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Posted by on in Drug Addiction

March 16th marks the beginning of the week for National Inhalants and Poisons Awareness Week!

I work in assisting the National Inhalant Prevention Coalition, a contact I made after my episode of Intervention, when I joined Director Harvey Weiss to speak on a panel with others affected by inhalant abuse in Washington DC.  Many of the people that I have spoken with were once inhalant addicts themselves or friends and family (especially parents) of inhalant users who devistatingly passed away while using inhalants. This is an organization that works on reducing, preventing, and making the public aware of inhalant abuse, a goal that we both have in common.

In their most recent newsletter, the National Inhalant Prevention Coalition (NIPC) defines inhalant abuse as "the intentional misuse, via inhalation, of common household, school and workplace products and chemicals to “get high.”  This definition also infers two primary inhalant abuse slang terms:  “Sniffing” and “Huffing.” In a sense the Process of“huffing” defines the slang terms for the Activity i.e. bagging (huffing from a bag); Glading (misusing air freshener); etc."

NIPC also regularly provides the public with updates and facts imperitive to spread the awareness and prevention of inhalant abuse.  Here is an update of some of the most recent facts:

1.  Any time an inhalant is used, it could be a fatal episode.  This could be the first time you ever use inhalants, or the 100th.  NIPC notes that there is research showing that "of those people who died from huffing, about one-third died at first time use."

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Posted by on in Alcoholism

I am honored to be the December Expert particularly because this first day happens to be my birthday. Yet the date does not mark the only time I was shifted from a place of comfort to a visceral shock to the system.

I’ve been given the most precious gift of life three times. I was physically born in December of 1961, almost died in 2001 and then tested fate again in 2008. The 46-year journey was a roller coaster of addiction, emotional chaos and nonstop searching for a way out.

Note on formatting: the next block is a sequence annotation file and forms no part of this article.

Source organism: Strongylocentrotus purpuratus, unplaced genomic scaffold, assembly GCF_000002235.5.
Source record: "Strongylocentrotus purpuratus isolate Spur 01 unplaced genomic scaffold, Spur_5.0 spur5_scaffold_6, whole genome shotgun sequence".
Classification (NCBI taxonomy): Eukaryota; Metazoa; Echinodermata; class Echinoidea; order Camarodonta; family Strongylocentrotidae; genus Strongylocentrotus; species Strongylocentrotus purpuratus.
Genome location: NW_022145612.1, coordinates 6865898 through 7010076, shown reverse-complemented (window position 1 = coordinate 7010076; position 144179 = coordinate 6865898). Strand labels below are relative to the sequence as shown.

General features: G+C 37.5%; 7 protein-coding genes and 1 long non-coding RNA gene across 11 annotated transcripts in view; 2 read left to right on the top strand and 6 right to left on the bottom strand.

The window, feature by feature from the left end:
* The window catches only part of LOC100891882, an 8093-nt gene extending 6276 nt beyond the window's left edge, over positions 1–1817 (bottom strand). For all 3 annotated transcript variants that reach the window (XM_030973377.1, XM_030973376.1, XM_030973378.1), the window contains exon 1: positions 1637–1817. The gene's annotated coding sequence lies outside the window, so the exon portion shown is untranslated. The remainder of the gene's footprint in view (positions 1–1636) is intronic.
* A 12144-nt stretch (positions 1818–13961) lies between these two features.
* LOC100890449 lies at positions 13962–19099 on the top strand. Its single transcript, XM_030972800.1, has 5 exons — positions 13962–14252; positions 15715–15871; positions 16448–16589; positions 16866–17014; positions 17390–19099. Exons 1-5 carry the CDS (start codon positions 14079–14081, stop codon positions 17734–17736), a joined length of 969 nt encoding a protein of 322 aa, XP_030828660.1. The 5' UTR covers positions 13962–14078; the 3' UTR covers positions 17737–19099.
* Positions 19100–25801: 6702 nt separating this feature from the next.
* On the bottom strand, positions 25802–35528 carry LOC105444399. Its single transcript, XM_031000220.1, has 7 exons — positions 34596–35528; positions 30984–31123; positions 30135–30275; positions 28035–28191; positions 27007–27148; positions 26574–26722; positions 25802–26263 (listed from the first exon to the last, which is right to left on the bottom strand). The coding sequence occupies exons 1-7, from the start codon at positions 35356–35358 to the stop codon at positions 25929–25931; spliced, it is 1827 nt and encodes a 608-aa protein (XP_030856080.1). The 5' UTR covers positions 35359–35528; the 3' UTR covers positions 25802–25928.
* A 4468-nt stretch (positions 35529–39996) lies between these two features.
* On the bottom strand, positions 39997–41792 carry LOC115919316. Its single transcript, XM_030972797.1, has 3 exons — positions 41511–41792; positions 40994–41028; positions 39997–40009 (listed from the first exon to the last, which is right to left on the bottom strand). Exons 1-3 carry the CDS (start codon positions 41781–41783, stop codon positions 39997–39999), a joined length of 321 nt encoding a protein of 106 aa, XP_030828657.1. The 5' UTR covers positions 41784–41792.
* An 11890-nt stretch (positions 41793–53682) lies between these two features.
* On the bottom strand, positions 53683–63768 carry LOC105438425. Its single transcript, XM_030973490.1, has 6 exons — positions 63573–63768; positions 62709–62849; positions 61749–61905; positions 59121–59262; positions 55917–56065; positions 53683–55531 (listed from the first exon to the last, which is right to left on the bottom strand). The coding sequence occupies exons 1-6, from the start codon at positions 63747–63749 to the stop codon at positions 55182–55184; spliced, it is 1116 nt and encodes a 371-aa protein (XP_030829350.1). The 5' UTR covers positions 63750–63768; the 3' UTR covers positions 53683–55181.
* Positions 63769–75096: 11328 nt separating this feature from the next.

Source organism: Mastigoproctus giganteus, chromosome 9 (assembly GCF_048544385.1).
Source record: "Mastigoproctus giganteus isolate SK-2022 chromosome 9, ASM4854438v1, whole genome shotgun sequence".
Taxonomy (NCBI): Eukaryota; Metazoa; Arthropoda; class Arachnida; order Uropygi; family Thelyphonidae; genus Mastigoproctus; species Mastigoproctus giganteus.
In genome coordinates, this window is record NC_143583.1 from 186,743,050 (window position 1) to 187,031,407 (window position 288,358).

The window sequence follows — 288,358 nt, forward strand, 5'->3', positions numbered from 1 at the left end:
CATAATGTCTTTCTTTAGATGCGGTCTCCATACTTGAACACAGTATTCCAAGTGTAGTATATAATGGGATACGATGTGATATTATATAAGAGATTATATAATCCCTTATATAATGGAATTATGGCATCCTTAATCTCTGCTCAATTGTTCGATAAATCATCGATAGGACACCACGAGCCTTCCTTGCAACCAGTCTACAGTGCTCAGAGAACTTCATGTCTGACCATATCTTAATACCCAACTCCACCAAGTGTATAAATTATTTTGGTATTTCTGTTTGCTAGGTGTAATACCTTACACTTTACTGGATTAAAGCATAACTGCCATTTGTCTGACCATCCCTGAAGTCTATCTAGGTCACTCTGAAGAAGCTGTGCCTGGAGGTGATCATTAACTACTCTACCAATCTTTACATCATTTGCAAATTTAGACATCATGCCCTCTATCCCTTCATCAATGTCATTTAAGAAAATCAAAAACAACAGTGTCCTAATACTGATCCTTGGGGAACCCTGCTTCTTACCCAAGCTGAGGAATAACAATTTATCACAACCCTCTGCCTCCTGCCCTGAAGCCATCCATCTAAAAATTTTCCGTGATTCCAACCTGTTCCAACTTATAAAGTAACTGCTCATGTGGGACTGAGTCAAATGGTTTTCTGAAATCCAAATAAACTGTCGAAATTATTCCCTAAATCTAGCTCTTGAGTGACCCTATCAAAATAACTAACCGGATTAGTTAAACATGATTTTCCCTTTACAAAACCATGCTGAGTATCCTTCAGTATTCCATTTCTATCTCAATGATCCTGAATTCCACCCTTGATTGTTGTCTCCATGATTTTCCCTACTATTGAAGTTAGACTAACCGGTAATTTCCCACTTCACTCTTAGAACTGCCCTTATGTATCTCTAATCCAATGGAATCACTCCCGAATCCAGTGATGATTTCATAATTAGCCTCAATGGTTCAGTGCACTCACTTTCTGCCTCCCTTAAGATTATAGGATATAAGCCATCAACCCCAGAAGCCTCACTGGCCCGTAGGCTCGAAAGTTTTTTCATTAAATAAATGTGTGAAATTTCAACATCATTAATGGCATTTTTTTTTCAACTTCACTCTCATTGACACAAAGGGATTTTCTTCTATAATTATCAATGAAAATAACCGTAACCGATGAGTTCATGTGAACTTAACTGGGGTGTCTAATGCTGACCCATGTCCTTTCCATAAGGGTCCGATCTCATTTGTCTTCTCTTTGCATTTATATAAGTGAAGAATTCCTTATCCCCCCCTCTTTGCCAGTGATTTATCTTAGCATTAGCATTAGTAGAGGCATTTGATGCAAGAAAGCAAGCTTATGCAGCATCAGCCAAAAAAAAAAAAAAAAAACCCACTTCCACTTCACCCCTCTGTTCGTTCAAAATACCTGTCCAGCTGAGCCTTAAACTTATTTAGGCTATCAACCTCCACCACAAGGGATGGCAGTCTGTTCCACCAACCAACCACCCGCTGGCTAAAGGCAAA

Although I can't remember the first few celebrations of the date I entered this world, all accounts indicated they were joyous, happy and fun. I’ve been told people poured attention on me with beautifully wrapped boxes to open and cards read by others with messages for a future far better than their own.

 

 

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Posted by on in Alcoholism

Whether you are in shape, overweight, malnourished, or anywhere along the spectrum, exercise is an amazing tool in recovery.  Exercise and recovery go together well because when we are using, we exercise very little.  Our eating habits are often unhealthy.  We sit around, use, and do not utilize our bodies.  When we get sober, we often feel like doing the same, as our minds are running, we are full of anxiety, and we want to lie in bed all day.

Benefits of Exercise in Recovery

There are many benefits of exercising.  The most important point to mention is that exercise releases dopamine in the brain.  When we exercise, it keeps our dopamine receptors working and prevents them from dying off.  As we exercise, we are physically providing ourselves with the happiness chemical.  One day at a time, and over an extended period of time, exercise helps create happiness.  If we do not exercise or utilize these dopamine receptors, the brain prunes them off in order to increase efficiency.

As we exercise in recovery, we get rid of much negativity.  Exercising is a fantastic way to get rid of anxiety, anger, worry, restlessness, racing thoughts, and many many more emotions.  Working at a dual-diagnosis treatment center, I see many clients join us with anxiety disorders and anger issues.  They resist exercise as much as they possibly can.  However, when they finally begin exercising, they invariably admit to feeling the benefits.  As somebody who deals with anxiety and extreme anger myself, I find exercise to be absolutely invaluable in my recovery.  Exercising is one of my most useful tools when I am feeling any negative feeling.

Finally, when we exercise in recovery, we are taking contrary action and building esteem.  For many of us, exercise and taking care of our health are not things we have been doing.  When we begin to exercise, we begin to feel better about ourselves.  Whether we are losing weight, gaining weight, or remaining at the same weight, exercise helps us feel better about ourselves.  We are active, get outside, and ultimately are happier.

Ways to Exercise in Recovery

There are many simple ways to exercise without going to a gym or exercising in a tedious manner.  Some of us may be gym rats, but if you are like myself, the thought of going to a gym feels like going to work.  There are ways to exercise in a more relaxed, peaceful manner.

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